With a small zap of electricity, biomedical engineers at Michigan Technological University take an underwater smart glue prototype from sticky to not in seven seconds.

Turning adhesion on and off is what makes a glue smart. It’s one thing to do this in the open air and quite another under water. Inspired by nature, catechols are synthetic compounds that mimic the wet-but-still-sticky proteins secreted by mussels and offer promise for smart adhesives that work in water. The technology could help with underwater glue, wound dressings, prosthetic attachments, or even making car parts.

Bruce Lee, associate professor of biomedical engineering at Michigan Tech, is with the Office of Naval Research’s Young Investigator Program. He showed how to use pH to make smart underwater adhesives. Along with doctoral researcher Saleh Akram Bhuiyan, Lee developed a new method using an electrical current to turn off the adhesion of a catechol-containing material.

The team’s findings detailed the stickiest part of the process: creating a repeatable contact mechanics test that can measure adhesion before and after a jolt of electricity.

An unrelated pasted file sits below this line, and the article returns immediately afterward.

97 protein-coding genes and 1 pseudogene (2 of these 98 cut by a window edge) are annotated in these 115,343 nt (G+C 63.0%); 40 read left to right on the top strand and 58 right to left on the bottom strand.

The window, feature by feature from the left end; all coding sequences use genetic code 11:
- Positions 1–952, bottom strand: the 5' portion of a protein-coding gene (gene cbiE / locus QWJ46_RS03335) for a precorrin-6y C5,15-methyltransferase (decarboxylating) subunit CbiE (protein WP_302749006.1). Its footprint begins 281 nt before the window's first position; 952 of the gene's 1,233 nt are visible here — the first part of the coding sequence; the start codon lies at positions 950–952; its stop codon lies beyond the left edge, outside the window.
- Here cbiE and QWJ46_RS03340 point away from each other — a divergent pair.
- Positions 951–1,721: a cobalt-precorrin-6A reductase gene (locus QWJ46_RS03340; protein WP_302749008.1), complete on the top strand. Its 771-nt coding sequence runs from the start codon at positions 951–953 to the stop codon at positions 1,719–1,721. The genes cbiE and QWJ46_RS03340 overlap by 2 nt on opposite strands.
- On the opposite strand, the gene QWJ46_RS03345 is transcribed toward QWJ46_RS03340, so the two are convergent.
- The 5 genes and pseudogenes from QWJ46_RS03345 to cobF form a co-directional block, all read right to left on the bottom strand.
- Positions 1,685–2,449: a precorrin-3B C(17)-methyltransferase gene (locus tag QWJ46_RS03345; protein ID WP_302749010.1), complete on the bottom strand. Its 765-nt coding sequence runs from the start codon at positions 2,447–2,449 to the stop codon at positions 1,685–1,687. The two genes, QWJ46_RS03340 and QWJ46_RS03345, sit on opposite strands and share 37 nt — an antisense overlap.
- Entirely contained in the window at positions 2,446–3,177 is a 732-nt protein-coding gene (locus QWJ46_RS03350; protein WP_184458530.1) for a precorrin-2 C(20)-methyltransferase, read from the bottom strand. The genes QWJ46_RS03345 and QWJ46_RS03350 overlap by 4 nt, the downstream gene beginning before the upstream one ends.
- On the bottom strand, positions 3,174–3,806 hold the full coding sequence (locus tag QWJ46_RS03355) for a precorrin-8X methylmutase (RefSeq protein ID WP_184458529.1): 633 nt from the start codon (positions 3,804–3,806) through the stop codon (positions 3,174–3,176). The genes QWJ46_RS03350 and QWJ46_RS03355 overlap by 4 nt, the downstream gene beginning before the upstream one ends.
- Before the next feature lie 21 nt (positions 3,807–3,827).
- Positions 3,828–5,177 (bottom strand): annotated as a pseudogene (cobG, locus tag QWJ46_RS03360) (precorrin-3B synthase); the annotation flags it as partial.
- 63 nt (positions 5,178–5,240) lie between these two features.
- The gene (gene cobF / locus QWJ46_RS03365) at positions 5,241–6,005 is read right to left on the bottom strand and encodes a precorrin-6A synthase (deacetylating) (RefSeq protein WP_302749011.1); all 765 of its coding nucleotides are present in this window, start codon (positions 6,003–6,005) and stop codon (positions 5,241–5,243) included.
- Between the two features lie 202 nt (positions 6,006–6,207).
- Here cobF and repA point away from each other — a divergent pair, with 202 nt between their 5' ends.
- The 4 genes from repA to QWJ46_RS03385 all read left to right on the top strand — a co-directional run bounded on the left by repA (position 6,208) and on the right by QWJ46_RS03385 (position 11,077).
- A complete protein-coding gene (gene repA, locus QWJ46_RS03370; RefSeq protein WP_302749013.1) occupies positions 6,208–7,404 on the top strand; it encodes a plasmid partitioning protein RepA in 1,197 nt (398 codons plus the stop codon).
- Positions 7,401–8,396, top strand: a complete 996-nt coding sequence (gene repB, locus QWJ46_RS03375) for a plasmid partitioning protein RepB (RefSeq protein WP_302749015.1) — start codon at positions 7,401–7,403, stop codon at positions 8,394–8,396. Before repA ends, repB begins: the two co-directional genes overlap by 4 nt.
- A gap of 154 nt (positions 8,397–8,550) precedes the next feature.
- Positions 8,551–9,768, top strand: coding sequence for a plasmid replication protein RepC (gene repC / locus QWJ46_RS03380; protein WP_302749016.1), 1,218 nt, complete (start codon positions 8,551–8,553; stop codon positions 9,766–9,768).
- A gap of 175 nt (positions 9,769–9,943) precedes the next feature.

“A lot of people have been using catechol to mimic mussels and their adhesive proteins, but applying electricity to deactivate it is new,” Lee said.

One day catechol adhesives may help attach equipment to the hulls of submarines, but testing prototypes in scuba gear isn’t how new tech gets created. Instead, Lee and Bhuiyan need to control a suite of variables in a small lab space. Simple as it sounds, running a current through a material and checking its stickiness is actually quite difficult to do over and over again.

Bhuiyan developed a setup that uses a titanium sphere and a platinum wire electrode to apply electrical stimulation to the adhesive that is in contact with the sphere in the presence of salty water. This method makes it easy to control the voltage applied through the wire, glue, and sphere as well as how salty the water is around them. The amount of time the current runs is also important. With more time, voltage, and salt, the more the catechol adhesives get oxidized and the less adhesive it becomes. With strong enough voltage, the glue detaches in only seven seconds.”

Bhuiyan added: “What I find most unusual about the experiment is the color change. It starts white and when I apply the electricity and the material is deactivated, it oxidizes and turns a red color – and we really like to see that red color.”

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